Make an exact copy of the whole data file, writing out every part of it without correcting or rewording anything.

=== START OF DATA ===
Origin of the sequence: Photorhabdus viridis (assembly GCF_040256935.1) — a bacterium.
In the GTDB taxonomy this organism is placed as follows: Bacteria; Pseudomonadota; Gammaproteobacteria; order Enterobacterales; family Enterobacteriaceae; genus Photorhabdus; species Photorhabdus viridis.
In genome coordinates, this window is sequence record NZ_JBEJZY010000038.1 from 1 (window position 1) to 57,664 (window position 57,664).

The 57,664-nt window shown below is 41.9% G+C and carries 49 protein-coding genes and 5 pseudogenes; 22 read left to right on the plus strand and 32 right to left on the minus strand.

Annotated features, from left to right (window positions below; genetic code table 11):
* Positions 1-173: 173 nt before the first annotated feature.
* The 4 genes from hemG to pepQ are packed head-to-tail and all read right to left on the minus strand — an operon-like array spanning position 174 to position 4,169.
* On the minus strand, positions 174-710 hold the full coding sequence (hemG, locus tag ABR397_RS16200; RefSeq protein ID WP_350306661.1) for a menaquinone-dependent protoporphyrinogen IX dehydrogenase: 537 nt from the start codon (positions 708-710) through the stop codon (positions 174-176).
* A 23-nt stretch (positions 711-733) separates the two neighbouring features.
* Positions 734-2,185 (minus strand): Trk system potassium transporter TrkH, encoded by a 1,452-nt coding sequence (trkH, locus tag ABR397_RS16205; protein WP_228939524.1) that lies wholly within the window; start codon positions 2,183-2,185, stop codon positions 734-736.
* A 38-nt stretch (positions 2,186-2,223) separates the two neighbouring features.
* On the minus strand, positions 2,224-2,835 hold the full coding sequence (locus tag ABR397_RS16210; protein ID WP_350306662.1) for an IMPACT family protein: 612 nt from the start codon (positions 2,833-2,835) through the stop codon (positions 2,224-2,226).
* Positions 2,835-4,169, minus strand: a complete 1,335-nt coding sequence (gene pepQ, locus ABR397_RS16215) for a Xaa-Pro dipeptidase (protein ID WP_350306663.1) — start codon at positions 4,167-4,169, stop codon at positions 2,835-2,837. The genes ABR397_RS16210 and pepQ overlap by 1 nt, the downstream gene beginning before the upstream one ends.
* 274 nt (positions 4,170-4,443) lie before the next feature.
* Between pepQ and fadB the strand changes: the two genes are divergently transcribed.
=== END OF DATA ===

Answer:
Origin of the sequence: Photorhabdus viridis (assembly GCF_040256935.1) — a bacterium.
In the GTDB taxonomy this organism is placed as follows: Bacteria; Pseudomonadota; Gammaproteobacteria; order Enterobacterales; family Enterobacteriaceae; genus Photorhabdus; species Photorhabdus viridis.
In genome coordinates, this window is sequence record NZ_JBEJZY010000038.1 from 1 (window position 1) to 57,664 (window position 57,664).

The 57,664-nt window shown below is 41.9% G+C and carries 49 protein-coding genes and 5 pseudogenes; 22 read left to right on the plus strand and 32 right to left on the minus strand.

Annotated features, from left to right (window positions below; genetic code table 11):
* Positions 1-173: 173 nt before the first annotated feature.
* The 4 genes from hemG to pepQ are packed head-to-tail and all read right to left on the minus strand — an operon-like array spanning position 174 to position 4,169.
* On the minus strand, positions 174-710 hold the full coding sequence (hemG, locus tag ABR397_RS16200; RefSeq protein ID WP_350306661.1) for a menaquinone-dependent protoporphyrinogen IX dehydrogenase: 537 nt from the start codon (positions 708-710) through the stop codon (positions 174-176).
* A 23-nt stretch (positions 711-733) separates the two neighbouring features.
* Positions 734-2,185 (minus strand): Trk system potassium transporter TrkH, encoded by a 1,452-nt coding sequence (trkH, locus tag ABR397_RS16205; protein WP_228939524.1) that lies wholly within the window; start codon positions 2,183-2,185, stop codon positions 734-736.
* A 38-nt stretch (positions 2,186-2,223) separates the two neighbouring features.
* On the minus strand, positions 2,224-2,835 hold the full coding sequence (locus tag ABR397_RS16210; protein ID WP_350306662.1) for an IMPACT family protein: 612 nt from the start codon (positions 2,833-2,835) through the stop codon (positions 2,224-2,226).
* Positions 2,835-4,169, minus strand: a complete 1,335-nt coding sequence (gene pepQ, locus ABR397_RS16215) for a Xaa-Pro dipeptidase (protein ID WP_350306663.1) — start codon at positions 4,167-4,169, stop codon at positions 2,835-2,837. The genes ABR397_RS16210 and pepQ overlap by 1 nt, the downstream gene beginning before the upstream one ends.
* 274 nt (positions 4,170-4,443) lie before the next feature.
* Between pepQ and fadB the strand changes: the two genes are divergently transcribed.